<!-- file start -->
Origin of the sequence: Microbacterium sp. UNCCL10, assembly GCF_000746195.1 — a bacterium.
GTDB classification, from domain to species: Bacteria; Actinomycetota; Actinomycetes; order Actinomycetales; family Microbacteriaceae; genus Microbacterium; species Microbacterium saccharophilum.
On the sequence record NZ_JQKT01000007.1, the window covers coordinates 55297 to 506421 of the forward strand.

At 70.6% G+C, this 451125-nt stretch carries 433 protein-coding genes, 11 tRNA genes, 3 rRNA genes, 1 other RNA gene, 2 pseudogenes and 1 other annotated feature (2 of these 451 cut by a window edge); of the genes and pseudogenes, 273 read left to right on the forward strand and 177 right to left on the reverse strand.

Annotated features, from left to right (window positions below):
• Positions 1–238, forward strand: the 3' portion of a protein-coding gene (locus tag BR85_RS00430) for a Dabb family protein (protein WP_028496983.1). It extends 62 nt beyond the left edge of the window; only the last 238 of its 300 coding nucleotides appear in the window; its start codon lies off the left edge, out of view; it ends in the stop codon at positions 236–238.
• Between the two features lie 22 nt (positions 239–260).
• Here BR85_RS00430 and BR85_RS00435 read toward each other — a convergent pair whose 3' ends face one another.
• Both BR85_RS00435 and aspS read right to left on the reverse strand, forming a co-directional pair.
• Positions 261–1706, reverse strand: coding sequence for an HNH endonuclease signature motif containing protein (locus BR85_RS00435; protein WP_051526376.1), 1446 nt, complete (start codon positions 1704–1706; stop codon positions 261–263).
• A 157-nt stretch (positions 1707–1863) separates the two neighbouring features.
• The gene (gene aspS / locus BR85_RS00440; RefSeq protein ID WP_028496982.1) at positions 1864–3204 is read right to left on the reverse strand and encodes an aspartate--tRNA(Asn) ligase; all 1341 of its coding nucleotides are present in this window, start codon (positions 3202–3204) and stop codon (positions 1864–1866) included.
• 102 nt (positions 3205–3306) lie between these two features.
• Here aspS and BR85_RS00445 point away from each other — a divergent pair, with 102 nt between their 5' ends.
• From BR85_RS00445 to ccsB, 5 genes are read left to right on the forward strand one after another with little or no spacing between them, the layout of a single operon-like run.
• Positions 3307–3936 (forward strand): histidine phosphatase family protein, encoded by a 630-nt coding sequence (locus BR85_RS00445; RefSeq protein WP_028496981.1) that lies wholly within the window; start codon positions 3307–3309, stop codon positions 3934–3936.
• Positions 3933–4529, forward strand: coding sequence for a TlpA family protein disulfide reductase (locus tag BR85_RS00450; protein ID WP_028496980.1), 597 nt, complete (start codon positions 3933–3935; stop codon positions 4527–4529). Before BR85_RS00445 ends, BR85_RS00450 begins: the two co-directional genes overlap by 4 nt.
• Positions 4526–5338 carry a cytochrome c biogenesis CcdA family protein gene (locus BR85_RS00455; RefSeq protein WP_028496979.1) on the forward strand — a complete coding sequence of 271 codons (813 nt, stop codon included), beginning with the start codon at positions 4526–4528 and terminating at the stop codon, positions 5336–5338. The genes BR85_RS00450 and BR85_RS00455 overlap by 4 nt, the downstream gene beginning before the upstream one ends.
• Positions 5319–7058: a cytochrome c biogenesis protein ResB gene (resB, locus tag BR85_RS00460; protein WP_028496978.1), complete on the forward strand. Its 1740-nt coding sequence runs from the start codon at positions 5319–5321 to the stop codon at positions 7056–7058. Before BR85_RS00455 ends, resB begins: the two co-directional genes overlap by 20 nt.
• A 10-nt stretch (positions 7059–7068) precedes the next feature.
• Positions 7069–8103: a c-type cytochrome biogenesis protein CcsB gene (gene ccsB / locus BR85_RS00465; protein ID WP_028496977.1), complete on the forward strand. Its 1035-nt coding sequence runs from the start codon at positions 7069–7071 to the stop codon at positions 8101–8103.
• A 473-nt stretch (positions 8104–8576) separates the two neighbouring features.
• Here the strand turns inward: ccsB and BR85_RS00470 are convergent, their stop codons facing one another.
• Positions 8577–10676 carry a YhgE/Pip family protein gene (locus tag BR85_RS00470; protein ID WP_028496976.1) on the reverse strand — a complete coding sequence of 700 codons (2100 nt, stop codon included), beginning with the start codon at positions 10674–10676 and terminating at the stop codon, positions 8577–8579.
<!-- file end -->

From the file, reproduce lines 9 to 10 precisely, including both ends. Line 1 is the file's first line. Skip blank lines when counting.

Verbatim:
• Both BR85_RS00435 and aspS read right to left on the reverse strand, forming a co-directional pair.
• Positions 261–1706, reverse strand: coding sequence for an HNH endonuclease signature motif containing protein (locus BR85_RS00435; protein WP_051526376.1), 1446 nt, complete (start codon positions 1704–1706; stop codon positions 261–263).